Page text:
Police officers must mind their manners and eliminate ‘classism’ towards different members of the public, a chief constable has warned.
Julie Spence, head of Cambridgeshire Constabulary, said too many officers treated people differently based on stereotypes of their class or where they live, leaving a bad impression with the public.
Her comments follow a study published earlier this year, Closing the Gaps: Crime and Public Perception, which showed that victims and witnesses of crime have less confidence in the criminal justice system after dealings with police.
Spence told Personnel Today that officers should not let stereotypes affect how they deal with the public. “If a teenager starts ‘f-ing and blinding’ at an officer, he will sometimes use the same language back. However, the officer will treat a little old lady in a middle class area in a nicer way.”
The Police Federation, which represents rank-and-file officers, urged police to use common sense. But a spokeswoman warned: “If officers are given strict guidelines or a tight script they must adhere to, it is likely to cause more problems.”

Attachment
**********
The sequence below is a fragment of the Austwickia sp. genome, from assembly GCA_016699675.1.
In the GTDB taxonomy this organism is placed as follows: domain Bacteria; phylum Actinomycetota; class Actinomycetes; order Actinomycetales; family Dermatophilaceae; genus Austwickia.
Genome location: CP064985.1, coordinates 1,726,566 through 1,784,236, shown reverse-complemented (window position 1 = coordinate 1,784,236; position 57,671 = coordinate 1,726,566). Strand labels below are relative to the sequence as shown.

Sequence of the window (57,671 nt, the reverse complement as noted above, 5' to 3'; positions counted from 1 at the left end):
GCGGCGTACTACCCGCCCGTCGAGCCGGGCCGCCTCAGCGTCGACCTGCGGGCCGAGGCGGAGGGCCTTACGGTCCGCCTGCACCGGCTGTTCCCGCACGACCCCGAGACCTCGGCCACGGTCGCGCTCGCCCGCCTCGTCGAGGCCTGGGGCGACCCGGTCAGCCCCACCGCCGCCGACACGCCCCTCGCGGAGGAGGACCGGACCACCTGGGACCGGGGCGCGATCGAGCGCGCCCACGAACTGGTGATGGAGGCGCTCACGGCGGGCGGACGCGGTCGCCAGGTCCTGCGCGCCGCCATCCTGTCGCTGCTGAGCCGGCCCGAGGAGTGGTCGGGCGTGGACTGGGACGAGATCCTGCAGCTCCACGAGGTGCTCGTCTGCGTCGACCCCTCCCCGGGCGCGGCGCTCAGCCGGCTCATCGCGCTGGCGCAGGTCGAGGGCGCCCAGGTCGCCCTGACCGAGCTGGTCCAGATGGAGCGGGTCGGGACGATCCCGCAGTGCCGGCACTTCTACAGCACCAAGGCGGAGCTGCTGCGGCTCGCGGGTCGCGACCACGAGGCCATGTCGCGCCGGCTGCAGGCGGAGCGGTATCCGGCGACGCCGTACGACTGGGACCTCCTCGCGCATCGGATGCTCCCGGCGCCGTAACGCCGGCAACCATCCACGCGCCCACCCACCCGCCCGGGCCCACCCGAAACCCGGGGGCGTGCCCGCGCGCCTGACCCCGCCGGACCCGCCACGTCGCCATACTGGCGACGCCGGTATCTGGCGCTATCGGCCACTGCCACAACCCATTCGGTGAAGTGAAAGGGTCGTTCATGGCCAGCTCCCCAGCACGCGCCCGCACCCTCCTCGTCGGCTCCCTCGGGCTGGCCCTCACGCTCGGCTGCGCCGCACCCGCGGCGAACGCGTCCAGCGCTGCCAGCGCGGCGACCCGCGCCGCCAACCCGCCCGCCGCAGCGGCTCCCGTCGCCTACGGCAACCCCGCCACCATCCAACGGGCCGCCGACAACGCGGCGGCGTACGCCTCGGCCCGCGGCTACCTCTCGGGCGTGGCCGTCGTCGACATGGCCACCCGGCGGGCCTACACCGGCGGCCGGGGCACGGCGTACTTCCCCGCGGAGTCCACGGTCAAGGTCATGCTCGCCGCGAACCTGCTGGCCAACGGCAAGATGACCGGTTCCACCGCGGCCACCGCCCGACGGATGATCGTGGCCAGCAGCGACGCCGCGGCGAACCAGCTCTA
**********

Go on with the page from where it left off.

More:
David Williams, personnel director at West Midlands Police, also warned against becoming too prescriptive.
“We need to invest in training to make sure PCs leave a good impression with the public,” he said. “But it’s not just about training; good briefing of officers before they go into a disadvantaged area is essential. I do not want to see just another set of training packages.”
Policewomen need mentor support to progress
Policewomen should have a senior mentor in their force to help them reach the top jobs, the National Policing Improvement Agency has said. Currently, just 12% of women get to ranks of chief inspector and above.
Development adviser Estelle Thistleton said: “We are trialling a pilot for everyone from under-represented groups to have a senior mentor in their force.”